The Party Never Ends

Fun, sophisticated events define a city that loves its celebrities, modern architecture, Native culture, and philanthropy

The now-defunct Palm Springs Hotel & Apartment Division at the Desert Circus parade 1969.

Photography courtesy Palm Springs Historical Society and Palm Springs Life archives

Palm Springs 75th Anniversary logoFrom a homespun Western week to an internationally famous film festival and philanthropic galas that draw big stars and big bucks, the thread of having a roaring good time, often for a good cause, weaves through 75 years of successful events in Palm Springs.

It began four years before the town became a city, with Desert Circus, a weeklong party that had the whole town dressing like cowgirls and cowboys. Fines paid by those who were caught out of Western wear went to local charities. A long line of stars — Natalie Wood, Lucille Ball, Chuck Connors, and Red Skelton — appeared in the Palm Canyon Drive parade, at El Mirador’s Desert Circus Ball, and in the bleachers at the rodeo. Look closely at YouTube footage of the 1950 parade, and you’ll see Bob Hope, grinning at the camera from the back of a convertible. The highlight of the 1934 rodeo was a chariot race between Frank Bogert and Les Moore.

After almost 50 years, the folksy Desert Circus had passed its prime, ceding ground to more sophisticated, and inclusive, events. The 1980s brought the Palm Springs International Film Festival, the White Party, and a spring break that put the city’s patience to a test. VillageFest, the Festival of Lights holiday parade, Evening Under the Stars, and the Steve Chase Humanitarian Awards launched in the 1990s. The 21st century has so far given birth to Dinner in the Canyons, Modernism Week, Palm Springs Fine Art Fair, and a retooled spring break.

Here’s a month-by-month look at the events that have become synonymous with “season” in Palm Springs.

Dinner in the Canyons, the signature fundraiser for the Agua Caliente Cultural Museum, signals cooler weather and the beginning of the desert’s social season. Held in the heart of the tribe’s ancestral home, the Andreas Canyon palm oasis, it eschews fancy décor for a view of the city lights, with clear skies and bright stars.

The grown-up child of the Desert Circus parade, the Festival of Lights nighttime parade turns 22 this year, and draws crowds of up to 80,000.

Palm Springs Art Museum opened in 1938, and annual dinner concerts that began in 1976 evolved into the institution’s annual gala in the late 1980s. This and the awards gala for Palm Springs International Film Festival are perhaps the oldest, and certainly best known black-tie blowouts in town.

Although the museum’s event takes place in March, the film festival’s festivities help ring in the New Year. The highlight of an action-packed 12-day schedule, the awards gala honors many of Hollywood’s leading actors and attracts international media coverage. Recent honorees include Brad Pitt, Helen Mirren, George Clooney, Natalie Portman, Kate Winslet, Javier Badem, Carey Mulligan, Jennifer Lawrence, Ben Affleck, and Naomi Watts.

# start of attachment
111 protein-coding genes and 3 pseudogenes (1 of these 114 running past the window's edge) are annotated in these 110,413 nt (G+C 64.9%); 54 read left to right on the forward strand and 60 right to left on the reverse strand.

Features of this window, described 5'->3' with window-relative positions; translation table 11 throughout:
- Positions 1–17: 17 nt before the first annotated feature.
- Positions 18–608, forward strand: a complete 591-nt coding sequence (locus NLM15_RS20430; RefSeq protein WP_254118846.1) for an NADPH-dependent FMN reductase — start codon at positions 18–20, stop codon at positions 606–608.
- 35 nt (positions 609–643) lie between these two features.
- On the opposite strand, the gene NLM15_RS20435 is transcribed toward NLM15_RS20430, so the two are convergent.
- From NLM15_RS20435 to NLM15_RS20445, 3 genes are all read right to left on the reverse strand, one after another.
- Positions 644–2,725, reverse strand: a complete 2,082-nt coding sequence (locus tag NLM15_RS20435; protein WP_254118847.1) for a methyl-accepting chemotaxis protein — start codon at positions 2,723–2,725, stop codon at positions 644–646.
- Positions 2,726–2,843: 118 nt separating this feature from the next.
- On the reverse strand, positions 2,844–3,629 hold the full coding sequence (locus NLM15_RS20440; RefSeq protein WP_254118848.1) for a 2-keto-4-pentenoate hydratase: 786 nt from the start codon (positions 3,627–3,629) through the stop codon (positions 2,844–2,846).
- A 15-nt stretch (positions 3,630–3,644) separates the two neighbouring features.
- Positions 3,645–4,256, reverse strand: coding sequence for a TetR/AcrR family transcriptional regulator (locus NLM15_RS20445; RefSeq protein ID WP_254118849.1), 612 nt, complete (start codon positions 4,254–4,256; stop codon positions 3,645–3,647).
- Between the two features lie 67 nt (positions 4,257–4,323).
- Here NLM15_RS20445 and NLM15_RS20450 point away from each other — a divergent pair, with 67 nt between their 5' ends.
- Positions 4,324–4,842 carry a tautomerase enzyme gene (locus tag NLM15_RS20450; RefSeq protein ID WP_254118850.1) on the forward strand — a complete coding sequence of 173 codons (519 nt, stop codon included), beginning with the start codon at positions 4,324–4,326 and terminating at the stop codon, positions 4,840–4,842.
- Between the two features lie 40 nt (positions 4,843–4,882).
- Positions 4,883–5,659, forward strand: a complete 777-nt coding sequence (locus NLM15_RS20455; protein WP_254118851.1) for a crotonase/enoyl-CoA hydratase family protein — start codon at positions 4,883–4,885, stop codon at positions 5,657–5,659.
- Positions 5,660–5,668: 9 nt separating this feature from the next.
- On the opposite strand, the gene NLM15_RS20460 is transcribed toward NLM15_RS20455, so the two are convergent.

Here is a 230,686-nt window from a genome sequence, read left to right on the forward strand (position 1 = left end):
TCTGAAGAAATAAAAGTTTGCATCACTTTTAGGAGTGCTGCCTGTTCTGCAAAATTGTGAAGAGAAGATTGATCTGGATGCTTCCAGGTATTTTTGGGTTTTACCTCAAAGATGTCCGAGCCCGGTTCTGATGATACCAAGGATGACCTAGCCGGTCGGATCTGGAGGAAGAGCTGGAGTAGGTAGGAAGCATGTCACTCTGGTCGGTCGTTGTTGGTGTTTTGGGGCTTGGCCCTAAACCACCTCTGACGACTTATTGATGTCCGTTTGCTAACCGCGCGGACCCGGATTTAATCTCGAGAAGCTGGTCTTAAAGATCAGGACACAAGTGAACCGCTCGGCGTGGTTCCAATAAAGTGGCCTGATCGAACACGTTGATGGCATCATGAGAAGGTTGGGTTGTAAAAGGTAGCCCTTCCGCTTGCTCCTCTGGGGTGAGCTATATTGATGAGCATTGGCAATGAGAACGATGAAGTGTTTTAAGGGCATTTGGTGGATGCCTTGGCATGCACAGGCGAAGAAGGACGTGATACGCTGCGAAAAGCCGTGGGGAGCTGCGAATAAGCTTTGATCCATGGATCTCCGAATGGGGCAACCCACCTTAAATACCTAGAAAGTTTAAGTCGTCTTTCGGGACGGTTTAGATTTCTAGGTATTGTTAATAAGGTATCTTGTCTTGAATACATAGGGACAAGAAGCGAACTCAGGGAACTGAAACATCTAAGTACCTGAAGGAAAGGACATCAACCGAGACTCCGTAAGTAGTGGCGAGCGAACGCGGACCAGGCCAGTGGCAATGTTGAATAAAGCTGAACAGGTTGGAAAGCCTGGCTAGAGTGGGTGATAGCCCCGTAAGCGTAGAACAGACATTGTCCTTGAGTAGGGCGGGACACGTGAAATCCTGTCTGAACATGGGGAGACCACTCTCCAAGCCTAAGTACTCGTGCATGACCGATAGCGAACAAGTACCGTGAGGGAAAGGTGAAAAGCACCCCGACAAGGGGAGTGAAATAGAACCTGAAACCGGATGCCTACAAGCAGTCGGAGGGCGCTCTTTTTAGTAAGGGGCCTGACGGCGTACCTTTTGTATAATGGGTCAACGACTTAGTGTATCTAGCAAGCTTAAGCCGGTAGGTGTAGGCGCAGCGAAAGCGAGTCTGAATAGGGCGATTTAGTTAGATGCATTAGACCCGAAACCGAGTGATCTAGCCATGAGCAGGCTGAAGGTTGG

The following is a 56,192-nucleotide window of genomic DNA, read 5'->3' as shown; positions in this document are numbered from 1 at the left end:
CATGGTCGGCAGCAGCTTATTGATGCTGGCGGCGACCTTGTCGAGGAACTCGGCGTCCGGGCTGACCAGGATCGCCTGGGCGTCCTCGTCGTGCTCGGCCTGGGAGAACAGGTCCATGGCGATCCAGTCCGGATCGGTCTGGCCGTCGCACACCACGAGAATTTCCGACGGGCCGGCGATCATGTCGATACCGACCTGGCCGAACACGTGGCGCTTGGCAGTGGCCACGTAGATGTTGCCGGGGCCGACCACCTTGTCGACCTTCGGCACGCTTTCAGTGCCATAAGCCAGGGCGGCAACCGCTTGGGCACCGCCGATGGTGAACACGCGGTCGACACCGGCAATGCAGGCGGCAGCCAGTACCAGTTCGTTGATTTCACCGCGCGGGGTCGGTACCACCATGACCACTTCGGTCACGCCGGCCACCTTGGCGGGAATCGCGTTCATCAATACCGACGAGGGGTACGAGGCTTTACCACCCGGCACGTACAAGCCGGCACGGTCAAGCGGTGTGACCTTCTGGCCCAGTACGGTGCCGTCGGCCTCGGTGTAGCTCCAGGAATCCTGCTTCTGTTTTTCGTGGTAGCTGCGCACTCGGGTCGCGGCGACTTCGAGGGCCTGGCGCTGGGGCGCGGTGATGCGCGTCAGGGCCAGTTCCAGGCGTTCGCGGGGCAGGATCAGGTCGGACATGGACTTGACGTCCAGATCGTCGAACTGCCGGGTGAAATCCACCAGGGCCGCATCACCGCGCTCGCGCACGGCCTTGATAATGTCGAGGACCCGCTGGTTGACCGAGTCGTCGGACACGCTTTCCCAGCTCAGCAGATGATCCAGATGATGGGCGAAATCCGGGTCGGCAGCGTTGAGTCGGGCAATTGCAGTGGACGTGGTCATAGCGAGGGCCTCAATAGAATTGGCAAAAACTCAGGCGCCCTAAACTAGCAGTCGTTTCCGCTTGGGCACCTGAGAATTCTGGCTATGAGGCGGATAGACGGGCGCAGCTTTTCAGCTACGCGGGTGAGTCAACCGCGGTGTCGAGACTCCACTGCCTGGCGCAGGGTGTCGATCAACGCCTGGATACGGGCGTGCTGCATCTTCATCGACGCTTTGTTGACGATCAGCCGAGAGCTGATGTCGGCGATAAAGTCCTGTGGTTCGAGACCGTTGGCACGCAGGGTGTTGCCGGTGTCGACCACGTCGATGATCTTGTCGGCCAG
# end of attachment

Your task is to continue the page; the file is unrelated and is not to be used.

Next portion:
The event has inspired at least five other desert film festivals, including Palm Springs International ShortFest, Arthur Lyons Film Noir Festival, Native FilmFest, CinemaDiverse: The Gay and Lesbian Film Festival Palm Springs, and American Documentary Film Festival.

Modernism Week, the only such event in the country, is an 11-day celebration of midcentury modern design, architecture, and culture, spotlighting the city’s extraordinary number of architecturally significant residences and commercial buildings. In addition to the tours, lectures, and parties, the Modernism Show & Sale, begun in 2001, the new Modern Living Expo, and Palm Springs Art Museum’s Architecture and Design Council symposium anchor the fortnight of activity.

Unfolding alongside the Modernism Show & Sale at Palm Springs Convention Center is the relatively new Palm Springs Fine Art Fair, featuring more than 50 galleries exhibiting paintings, sculpture, photography, and installation works from artists around the world, as well as a lecture program and artist appearances.

The Steve Chase Humanitarian Awards gala celebrates its 20th year in 2014. One of the most anticipated parties of the social season, it raises funds — a whopping $1.375 million this year — for Desert AIDS Project. It is named for the late Palm Springs interior designer and philanthropist Steve Chase.

Spring Break began after World War II and continued every year until riots in 1986 changed everything. With national networks broadcasting images of rock-throwing college students, the city had enough. Efforts to tame the crowds culminated in the infamous 1991 “thong ordinance,” banning thong bikinis on city streets. In 1992, the city closed Palm Canyon Drive in downtown for a “Harvest Festival,” billed as clean, family fun. Partying college students moved on.

Then the recession changed everything again. In 2009, the city began promoting spring break and today touts itself as the place that “practically invented spring break.”
The White Party, billed as “The largest gay dance party in the world,” celebrates its 25th anniversary next year. Its sibling event, Dinah Shore Weekend, turns 23. It is widely considered the largest lesbian event in the world.

AIDS Assistance Program’s annual Evening Under the Stars gala brings headline entertainers to historic O’Donnell Golf Club. Cyndi Lauper helped sell out the 20th anniversary event this year.  

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